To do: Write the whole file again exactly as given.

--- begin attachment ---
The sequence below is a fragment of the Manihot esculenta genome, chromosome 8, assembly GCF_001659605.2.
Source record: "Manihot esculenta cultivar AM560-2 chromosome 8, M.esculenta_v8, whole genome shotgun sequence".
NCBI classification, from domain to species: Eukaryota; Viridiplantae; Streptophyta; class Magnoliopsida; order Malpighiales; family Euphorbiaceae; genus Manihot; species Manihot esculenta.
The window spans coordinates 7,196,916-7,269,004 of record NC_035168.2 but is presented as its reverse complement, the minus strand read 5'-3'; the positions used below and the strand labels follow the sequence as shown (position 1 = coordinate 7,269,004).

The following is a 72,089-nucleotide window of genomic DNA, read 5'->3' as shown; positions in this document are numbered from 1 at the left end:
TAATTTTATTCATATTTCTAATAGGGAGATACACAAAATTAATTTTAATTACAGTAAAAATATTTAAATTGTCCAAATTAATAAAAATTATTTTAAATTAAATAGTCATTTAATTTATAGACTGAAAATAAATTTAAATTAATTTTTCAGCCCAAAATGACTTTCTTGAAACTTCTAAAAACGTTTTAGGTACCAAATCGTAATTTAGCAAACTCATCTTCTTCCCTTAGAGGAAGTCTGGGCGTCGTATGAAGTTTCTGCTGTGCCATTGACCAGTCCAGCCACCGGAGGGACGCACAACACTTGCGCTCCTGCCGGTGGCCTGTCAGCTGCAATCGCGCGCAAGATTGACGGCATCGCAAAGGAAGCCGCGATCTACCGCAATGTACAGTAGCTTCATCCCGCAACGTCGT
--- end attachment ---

The sequence below is a fragment of the Manihot esculenta genome, chromosome 8, assembly GCF_001659605.2.
Source record: "Manihot esculenta cultivar AM560-2 chromosome 8, M.esculenta_v8, whole genome shotgun sequence".
NCBI classification, from domain to species: Eukaryota; Viridiplantae; Streptophyta; class Magnoliopsida; order Malpighiales; family Euphorbiaceae; genus Manihot; species Manihot esculenta.
The window spans coordinates 7,196,916-7,269,004 of record NC_035168.2 but is presented as its reverse complement, the minus strand read 5'-3'; the positions used below and the strand labels follow the sequence as shown (position 1 = coordinate 7,269,004).

The following is a 72,089-nucleotide window of genomic DNA, read 5'->3' as shown; positions in this document are numbered from 1 at the left end:
TAATTTTATTCATATTTCTAATAGGGAGATACACAAAATTAATTTTAATTACAGTAAAAATATTTAAATTGTCCAAATTAATAAAAATTATTTTAAATTAAATAGTCATTTAATTTATAGACTGAAAATAAATTTAAATTAATTTTTCAGCCCAAAATGACTTTCTTGAAACTTCTAAAAACGTTTTAGGTACCAAATCGTAATTTAGCAAACTCATCTTCTTCCCTTAGAGGAAGTCTGGGCGTCGTATGAAGTTTCTGCTGTGCCATTGACCAGTCCAGCCACCGGAGGGACGCACAACACTTGCGCTCCTGCCGGTGGCCTGTCAGCTGCAATCGCGCGCAAGATTGACGGCATCGCAAAGGAAGCCGCGATCTACCGCAATGTACAGTAGCTTCATCCCGCAACGTCGT